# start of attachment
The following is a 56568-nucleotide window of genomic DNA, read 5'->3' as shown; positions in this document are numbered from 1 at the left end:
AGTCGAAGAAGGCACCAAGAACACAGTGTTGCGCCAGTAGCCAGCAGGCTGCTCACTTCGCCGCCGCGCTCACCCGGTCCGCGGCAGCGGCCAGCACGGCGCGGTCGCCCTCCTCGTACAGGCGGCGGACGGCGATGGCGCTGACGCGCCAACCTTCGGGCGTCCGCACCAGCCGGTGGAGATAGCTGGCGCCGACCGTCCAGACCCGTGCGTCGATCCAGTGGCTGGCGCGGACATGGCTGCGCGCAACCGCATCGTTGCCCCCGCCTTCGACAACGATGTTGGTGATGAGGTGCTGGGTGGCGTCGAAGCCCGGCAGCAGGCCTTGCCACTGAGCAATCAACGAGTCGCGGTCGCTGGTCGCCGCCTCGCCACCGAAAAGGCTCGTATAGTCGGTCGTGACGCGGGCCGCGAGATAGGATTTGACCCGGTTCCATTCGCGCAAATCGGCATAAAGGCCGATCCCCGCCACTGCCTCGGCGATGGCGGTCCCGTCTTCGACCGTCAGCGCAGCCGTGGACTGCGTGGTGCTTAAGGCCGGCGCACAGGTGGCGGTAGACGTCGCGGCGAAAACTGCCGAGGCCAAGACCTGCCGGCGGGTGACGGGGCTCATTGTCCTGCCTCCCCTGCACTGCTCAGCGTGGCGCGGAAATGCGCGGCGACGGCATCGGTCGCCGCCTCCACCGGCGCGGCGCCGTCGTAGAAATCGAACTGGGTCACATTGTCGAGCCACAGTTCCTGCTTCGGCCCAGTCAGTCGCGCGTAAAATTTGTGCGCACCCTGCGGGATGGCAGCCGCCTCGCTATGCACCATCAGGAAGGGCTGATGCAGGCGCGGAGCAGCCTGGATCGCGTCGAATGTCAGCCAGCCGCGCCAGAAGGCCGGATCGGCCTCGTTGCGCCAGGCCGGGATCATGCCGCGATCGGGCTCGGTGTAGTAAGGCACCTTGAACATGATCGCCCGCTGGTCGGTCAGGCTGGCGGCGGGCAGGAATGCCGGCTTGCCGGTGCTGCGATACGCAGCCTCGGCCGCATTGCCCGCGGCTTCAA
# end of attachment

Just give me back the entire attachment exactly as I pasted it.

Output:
The following is a 56568-nucleotide window of genomic DNA, read 5'->3' as shown; positions in this document are numbered from 1 at the left end:
AGTCGAAGAAGGCACCAAGAACACAGTGTTGCGCCAGTAGCCAGCAGGCTGCTCACTTCGCCGCCGCGCTCACCCGGTCCGCGGCAGCGGCCAGCACGGCGCGGTCGCCCTCCTCGTACAGGCGGCGGACGGCGATGGCGCTGACGCGCCAACCTTCGGGCGTCCGCACCAGCCGGTGGAGATAGCTGGCGCCGACCGTCCAGACCCGTGCGTCGATCCAGTGGCTGGCGCGGACATGGCTGCGCGCAACCGCATCGTTGCCCCCGCCTTCGACAACGATGTTGGTGATGAGGTGCTGGGTGGCGTCGAAGCCCGGCAGCAGGCCTTGCCACTGAGCAATCAACGAGTCGCGGTCGCTGGTCGCCGCCTCGCCACCGAAAAGGCTCGTATAGTCGGTCGTGACGCGGGCCGCGAGATAGGATTTGACCCGGTTCCATTCGCGCAAATCGGCATAAAGGCCGATCCCCGCCACTGCCTCGGCGATGGCGGTCCCGTCTTCGACCGTCAGCGCAGCCGTGGACTGCGTGGTGCTTAAGGCCGGCGCACAGGTGGCGGTAGACGTCGCGGCGAAAACTGCCGAGGCCAAGACCTGCCGGCGGGTGACGGGGCTCATTGTCCTGCCTCCCCTGCACTGCTCAGCGTGGCGCGGAAATGCGCGGCGACGGCATCGGTCGCCGCCTCCACCGGCGCGGCGCCGTCGTAGAAATCGAACTGGGTCACATTGTCGAGCCACAGTTCCTGCTTCGGCCCAGTCAGTCGCGCGTAAAATTTGTGCGCACCCTGCGGGATGGCAGCCGCCTCGCTATGCACCATCAGGAAGGGCTGATGCAGGCGCGGAGCAGCCTGGATCGCGTCGAATGTCAGCCAGCCGCGCCAGAAGGCCGGATCGGCCTCGTTGCGCCAGGCCGGGATCATGCCGCGATCGGGCTCGGTGTAGTAAGGCACCTTGAACATGATCGCCCGCTGGTCGGTCAGGCTGGCGGCGGGCAGGAATGCCGGCTTGCCGGTGCTGCGATACGCAGCCTCGGCCGCATTGCCCGCGGCTTCAA